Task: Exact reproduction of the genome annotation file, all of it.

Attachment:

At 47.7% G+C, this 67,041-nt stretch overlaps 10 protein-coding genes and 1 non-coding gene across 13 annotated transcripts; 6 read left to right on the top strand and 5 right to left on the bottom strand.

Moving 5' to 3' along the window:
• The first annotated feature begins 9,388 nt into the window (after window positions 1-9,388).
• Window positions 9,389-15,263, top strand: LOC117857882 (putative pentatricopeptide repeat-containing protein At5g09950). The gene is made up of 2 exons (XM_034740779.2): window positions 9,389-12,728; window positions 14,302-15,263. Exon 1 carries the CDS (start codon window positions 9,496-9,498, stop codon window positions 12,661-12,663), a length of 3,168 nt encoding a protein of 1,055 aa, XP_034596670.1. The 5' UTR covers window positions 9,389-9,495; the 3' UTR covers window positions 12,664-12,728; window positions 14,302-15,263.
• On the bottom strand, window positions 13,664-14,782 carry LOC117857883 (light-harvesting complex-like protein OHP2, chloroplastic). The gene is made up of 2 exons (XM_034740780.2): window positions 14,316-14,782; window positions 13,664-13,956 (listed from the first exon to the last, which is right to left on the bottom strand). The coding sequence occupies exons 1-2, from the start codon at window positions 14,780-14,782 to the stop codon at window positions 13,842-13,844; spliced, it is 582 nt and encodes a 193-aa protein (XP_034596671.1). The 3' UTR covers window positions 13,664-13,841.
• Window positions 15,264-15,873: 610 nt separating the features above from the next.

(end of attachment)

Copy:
At 47.7% G+C, this 67,041-nt stretch overlaps 10 protein-coding genes and 1 non-coding gene across 13 annotated transcripts; 6 read left to right on the top strand and 5 right to left on the bottom strand.

Moving 5' to 3' along the window:
• The first annotated feature begins 9,388 nt into the window (after window positions 1-9,388).
• Window positions 9,389-15,263, top strand: LOC117857882 (putative pentatricopeptide repeat-containing protein At5g09950). The gene is made up of 2 exons (XM_034740779.2): window positions 9,389-12,728; window positions 14,302-15,263. Exon 1 carries the CDS (start codon window positions 9,496-9,498, stop codon window positions 12,661-12,663), a length of 3,168 nt encoding a protein of 1,055 aa, XP_034596670.1. The 5' UTR covers window positions 9,389-9,495; the 3' UTR covers window positions 12,664-12,728; window positions 14,302-15,263.
• On the bottom strand, window positions 13,664-14,782 carry LOC117857883 (light-harvesting complex-like protein OHP2, chloroplastic). The gene is made up of 2 exons (XM_034740780.2): window positions 14,316-14,782; window positions 13,664-13,956 (listed from the first exon to the last, which is right to left on the bottom strand). The coding sequence occupies exons 1-2, from the start codon at window positions 14,780-14,782 to the stop codon at window positions 13,842-13,844; spliced, it is 582 nt and encodes a 193-aa protein (XP_034596671.1). The 3' UTR covers window positions 13,664-13,841.
• Window positions 15,264-15,873: 610 nt separating the features above from the next.